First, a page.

Ruth Graves Wakefield invents the chocolate chip cookie

Ruth Graves Wakefield

“In August of 1930, Mr. Wakefield and I bought a lovely old Cape Cod house, built in 1709 on the outskirts of Whitman, Massachusetts. At one time it was used as a toll house, where passengers ate, changed horses, and paid toll. It was here that we started our inn, calling it The Toll House.”

Ruth Graves Wakefield served as the chef at The Toll House. Where her kitchen became famous for many delicacies, including lobster dishes and thin butterscotch nut cookies with ice cream.

But Ruth, ever the innovator, decided to try something new one day. Using a semi-sweet chocolate bar from Nestle, she cut small pieces of chocolate and added them to the dough. She expected the chocolate to melt in the oven, but the pieces didn’t. They kept their shape and even softened.

She named her cookie the “Toll House Chocolate Crunch Cookie.” And these cookies became popular with guests. So popular that newspapers around New England began publishing their recipe.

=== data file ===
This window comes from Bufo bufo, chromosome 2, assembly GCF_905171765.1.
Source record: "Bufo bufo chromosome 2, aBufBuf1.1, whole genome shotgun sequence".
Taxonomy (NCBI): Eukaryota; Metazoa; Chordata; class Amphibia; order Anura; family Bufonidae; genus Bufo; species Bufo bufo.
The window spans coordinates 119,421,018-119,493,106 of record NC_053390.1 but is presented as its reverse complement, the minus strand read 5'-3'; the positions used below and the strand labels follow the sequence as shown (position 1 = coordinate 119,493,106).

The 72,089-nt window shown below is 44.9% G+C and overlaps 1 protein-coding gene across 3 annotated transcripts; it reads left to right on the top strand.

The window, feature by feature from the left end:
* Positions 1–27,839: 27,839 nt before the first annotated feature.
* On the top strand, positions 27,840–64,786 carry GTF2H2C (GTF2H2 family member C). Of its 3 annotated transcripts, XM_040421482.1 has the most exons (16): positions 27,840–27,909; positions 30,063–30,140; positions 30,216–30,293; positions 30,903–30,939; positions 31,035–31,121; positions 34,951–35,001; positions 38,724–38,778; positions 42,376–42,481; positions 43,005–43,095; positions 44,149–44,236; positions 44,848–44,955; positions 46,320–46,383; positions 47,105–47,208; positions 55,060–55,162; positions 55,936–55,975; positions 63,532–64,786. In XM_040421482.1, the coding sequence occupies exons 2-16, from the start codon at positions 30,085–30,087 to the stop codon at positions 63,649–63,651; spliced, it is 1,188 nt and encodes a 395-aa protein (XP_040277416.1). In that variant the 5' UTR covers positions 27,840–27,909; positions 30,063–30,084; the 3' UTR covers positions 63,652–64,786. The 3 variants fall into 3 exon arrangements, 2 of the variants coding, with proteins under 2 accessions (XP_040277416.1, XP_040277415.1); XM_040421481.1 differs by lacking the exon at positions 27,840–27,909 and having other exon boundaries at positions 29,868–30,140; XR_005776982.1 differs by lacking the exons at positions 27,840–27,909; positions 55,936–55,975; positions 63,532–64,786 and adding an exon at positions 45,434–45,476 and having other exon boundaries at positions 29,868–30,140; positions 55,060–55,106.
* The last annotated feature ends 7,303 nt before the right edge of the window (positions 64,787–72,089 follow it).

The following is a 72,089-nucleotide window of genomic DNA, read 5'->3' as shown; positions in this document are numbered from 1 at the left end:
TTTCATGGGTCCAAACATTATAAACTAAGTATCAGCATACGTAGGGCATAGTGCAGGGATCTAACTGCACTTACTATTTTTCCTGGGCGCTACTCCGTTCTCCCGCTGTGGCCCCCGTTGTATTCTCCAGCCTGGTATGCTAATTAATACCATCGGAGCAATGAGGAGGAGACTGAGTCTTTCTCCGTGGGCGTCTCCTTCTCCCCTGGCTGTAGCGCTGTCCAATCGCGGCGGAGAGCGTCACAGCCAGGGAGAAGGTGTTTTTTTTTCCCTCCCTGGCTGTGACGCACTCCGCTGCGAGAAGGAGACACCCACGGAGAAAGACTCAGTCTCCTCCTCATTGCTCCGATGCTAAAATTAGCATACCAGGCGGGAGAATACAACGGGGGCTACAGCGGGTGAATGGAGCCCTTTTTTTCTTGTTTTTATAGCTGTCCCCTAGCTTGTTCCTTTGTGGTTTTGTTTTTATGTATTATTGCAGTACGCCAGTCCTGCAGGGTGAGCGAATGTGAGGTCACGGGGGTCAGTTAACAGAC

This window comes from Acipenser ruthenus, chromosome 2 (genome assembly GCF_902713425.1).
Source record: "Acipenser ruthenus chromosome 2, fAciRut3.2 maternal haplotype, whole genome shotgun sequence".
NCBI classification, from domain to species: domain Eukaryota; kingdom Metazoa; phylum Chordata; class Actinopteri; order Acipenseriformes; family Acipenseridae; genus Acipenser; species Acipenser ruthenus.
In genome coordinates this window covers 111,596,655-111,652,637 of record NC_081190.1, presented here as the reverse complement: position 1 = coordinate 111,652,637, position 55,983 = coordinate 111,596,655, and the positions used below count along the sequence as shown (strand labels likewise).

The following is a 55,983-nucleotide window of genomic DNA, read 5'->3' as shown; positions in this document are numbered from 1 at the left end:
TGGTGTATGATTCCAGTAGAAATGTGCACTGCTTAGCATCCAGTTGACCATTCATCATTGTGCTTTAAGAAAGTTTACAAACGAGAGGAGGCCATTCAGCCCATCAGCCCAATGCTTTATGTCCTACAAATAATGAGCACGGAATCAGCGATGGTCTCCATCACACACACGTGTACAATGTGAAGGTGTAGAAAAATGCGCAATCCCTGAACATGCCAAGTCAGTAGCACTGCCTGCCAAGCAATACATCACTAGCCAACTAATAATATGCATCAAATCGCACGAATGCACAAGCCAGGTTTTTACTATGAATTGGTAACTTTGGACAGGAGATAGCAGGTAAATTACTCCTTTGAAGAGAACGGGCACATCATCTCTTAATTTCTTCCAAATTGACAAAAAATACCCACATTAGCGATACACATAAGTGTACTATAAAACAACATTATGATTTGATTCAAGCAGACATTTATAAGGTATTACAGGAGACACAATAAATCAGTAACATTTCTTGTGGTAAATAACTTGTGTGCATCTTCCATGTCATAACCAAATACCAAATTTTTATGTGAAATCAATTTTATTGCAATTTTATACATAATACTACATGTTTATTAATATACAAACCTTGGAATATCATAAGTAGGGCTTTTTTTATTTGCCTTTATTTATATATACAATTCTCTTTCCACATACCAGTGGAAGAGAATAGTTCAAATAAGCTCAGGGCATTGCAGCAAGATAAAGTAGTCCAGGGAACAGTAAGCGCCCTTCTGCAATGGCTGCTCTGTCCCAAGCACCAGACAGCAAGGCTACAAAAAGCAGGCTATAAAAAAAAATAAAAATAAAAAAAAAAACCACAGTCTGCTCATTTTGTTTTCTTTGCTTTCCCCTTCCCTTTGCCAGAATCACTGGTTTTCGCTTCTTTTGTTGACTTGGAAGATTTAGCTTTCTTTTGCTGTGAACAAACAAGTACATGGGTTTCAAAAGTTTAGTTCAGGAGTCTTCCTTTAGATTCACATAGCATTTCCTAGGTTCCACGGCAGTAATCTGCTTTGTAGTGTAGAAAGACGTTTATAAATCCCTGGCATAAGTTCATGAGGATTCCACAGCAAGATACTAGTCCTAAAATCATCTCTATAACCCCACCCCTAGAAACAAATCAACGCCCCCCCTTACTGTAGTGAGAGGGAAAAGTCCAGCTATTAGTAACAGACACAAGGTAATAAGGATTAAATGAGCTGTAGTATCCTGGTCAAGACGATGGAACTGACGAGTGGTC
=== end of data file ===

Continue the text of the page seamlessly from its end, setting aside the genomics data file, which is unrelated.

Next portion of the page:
Then during WWII, soldiers from Massachusetts received cookies in their care packages from families, which they shared with fellow soldiers, who also fell in love with Ruth’s cookies. These soldiers reached out to their families with requests for the cookies, growing their popularity well beyond New England.

As the cookies became more and more popular, Nestle noticed that sales of their chocolate bars which were used in making the cookies also increased. Nestle offered to buy the recipe rights and name from Ruth. She accepted. For $1 and a lifetime supply of Nestle Chocolate.

Ruth had a simple philosophy to cooking: “I still believe in small quantity cookery, as giving the best results in flavor, consistency and general quality, especially in baking, and I know there are no substitutes for butter, cream, eggs, fresh fruits and vegetables in preparing a fine meal.”

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